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Elhanan 02-04-2007 03:42 PM

unit testing methods which returns objects?
 
hi..

i'm developing a framework which read an xml file an returns objects
from it (don't say data-binding the xml is far more complext for
that), my idea is to develop a class which reads a portion of the xml
returns an object and will call recursivlye on another instance of
itself , and so on..

first of all i will be using test data from a file as placing the xml
in a string sounds silly to me, problem is, how exactly should i test
the object returnd? should i implement equels and set up a fixture of
said objects?


Lew 02-04-2007 04:11 PM

Re: unit testing methods which returns objects?
 
Elhanan wrote:
> hi..
>
> i'm developing a framework which read an xml file an returns objects
> from it (don't say data-binding the xml is far more complext for
> that),


Data binding.

The very definition of "data binding" is, for XML files, to "read an xml file
an[d] return... objects from it".

Is this XML validatable, i.e., schema-constrained? If so, JAXB probably can do
the job better than a hand-rolled parser.

That said, I have had excellent fortune making SAX-based parsers that
customize the XML-to-object mapping without using prebuilt data-binding
libraries, or even DOM-based ones.

> my idea is to develop a class which reads a portion of the xml
> returns an object and will call recursivlye on another instance of
> itself , and so on..


Your "call recursively another instance of itself" is more likely better
realized as a set of subclasses of a common interface for a parser element,
the choice of implementing class determined by runtime context. Your parser
would run in a loop, grabbing XML tokens and passing each to an appropriate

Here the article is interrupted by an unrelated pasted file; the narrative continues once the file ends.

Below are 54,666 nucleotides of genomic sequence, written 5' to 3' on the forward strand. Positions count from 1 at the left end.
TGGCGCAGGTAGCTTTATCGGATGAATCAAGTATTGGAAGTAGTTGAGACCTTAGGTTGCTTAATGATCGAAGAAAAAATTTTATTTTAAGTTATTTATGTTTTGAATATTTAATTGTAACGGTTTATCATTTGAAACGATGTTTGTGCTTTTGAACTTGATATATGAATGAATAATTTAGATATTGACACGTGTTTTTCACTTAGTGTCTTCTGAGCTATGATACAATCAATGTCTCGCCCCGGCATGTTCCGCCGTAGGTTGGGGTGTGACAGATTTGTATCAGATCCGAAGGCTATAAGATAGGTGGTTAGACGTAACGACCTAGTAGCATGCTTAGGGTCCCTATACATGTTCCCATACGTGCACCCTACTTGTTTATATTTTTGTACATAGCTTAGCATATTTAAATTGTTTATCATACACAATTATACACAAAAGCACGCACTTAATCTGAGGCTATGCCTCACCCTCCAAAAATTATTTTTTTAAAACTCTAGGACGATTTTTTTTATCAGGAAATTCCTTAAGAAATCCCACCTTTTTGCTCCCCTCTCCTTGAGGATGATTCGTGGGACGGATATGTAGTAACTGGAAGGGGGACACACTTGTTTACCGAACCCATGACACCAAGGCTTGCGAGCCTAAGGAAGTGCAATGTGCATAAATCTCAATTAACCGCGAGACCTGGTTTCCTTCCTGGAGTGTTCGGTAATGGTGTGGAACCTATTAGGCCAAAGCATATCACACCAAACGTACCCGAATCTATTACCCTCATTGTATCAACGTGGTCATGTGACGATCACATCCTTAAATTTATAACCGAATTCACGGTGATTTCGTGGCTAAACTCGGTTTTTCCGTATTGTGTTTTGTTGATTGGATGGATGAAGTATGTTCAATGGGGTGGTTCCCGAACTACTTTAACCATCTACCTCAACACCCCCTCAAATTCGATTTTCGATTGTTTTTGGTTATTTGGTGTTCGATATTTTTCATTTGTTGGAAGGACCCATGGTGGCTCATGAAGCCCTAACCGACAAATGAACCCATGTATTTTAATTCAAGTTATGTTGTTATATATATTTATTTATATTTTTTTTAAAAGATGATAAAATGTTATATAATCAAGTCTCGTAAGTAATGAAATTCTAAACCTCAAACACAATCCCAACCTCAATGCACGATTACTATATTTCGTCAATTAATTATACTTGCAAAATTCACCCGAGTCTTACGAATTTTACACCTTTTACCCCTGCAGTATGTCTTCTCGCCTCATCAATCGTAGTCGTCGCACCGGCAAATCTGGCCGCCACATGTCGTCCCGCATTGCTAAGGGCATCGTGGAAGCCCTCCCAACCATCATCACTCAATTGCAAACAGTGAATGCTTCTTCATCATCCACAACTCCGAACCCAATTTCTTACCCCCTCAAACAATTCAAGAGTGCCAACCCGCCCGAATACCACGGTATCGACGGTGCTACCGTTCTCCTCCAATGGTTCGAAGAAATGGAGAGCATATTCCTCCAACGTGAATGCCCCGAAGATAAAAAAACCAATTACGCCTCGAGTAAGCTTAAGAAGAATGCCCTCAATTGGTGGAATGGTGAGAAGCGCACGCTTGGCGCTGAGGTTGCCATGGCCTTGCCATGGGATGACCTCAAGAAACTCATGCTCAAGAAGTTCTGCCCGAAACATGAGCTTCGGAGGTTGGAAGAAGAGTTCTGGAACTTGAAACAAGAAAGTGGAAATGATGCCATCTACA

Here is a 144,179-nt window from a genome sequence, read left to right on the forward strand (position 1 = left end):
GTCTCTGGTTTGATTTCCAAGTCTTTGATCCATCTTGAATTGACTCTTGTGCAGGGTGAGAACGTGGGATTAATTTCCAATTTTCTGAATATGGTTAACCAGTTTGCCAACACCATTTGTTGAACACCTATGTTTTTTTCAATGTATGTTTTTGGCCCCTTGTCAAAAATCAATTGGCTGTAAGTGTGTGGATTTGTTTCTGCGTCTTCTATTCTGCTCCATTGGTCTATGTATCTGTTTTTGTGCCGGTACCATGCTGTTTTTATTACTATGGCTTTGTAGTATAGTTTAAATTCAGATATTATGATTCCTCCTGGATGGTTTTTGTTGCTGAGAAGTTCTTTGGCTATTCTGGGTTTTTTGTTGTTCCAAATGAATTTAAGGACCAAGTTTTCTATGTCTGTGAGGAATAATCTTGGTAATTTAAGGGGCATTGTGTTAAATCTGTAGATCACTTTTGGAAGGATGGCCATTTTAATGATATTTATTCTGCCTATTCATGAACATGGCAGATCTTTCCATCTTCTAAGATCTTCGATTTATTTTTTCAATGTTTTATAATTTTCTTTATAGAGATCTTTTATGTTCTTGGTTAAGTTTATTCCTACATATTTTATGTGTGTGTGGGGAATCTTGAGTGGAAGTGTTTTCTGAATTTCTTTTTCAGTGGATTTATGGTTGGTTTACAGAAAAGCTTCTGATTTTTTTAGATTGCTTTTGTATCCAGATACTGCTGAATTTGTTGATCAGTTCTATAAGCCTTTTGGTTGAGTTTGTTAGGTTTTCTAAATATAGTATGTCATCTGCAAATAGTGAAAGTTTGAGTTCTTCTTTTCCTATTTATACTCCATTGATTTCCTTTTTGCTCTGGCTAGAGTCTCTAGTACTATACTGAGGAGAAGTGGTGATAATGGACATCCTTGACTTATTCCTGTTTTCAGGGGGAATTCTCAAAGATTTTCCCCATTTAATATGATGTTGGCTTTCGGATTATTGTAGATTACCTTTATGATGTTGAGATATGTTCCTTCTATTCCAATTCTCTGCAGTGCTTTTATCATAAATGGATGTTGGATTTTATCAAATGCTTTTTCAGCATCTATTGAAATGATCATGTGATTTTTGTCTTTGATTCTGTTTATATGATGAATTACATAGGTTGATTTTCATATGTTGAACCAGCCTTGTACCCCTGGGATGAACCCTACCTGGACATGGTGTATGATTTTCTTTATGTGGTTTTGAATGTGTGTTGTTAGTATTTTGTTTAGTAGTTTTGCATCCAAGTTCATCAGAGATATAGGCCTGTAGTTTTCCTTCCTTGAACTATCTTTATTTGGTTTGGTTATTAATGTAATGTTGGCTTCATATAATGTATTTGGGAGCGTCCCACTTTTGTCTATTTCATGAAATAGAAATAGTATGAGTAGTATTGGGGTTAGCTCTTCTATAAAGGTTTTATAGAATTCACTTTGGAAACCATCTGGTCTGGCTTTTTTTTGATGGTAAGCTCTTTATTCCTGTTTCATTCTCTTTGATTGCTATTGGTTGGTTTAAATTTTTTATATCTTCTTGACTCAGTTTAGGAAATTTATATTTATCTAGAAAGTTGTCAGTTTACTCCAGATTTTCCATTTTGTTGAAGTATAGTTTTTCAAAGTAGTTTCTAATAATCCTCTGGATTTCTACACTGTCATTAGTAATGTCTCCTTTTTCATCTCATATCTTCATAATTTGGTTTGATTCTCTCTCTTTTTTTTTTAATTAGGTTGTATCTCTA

subclass instance of your interface.

> first of all i will be using test data from a file as placing the xml
> in a string sounds silly to me, problem is, how exactly should i test
> the object returnd? should i implement equels and set up a fixture of
> said objects?


I have no idea what you mean by a "fixture". Value object types nearly always
have to override equals() and hashCode().

There are many possible interpretations of what it is to "test the object
return[e]d".

Unit tests can be regularized using a framework like JUnit, and should be.
These basically exercise the API of your application, ensuring that your
algorithmic invariants hold. For example, one unit test might ensure that
"setProperty( null )" throws a NullPointerException (or that it doesn't).

If by "to test" you mean "to apply business logic to" the object, i.e., to
implement some action in your problem domain, then we are unable to answer
your question absent knowledge of your intended business logic. If you were to
tell us your intended business logic, you will have answered your own question.

- Lew


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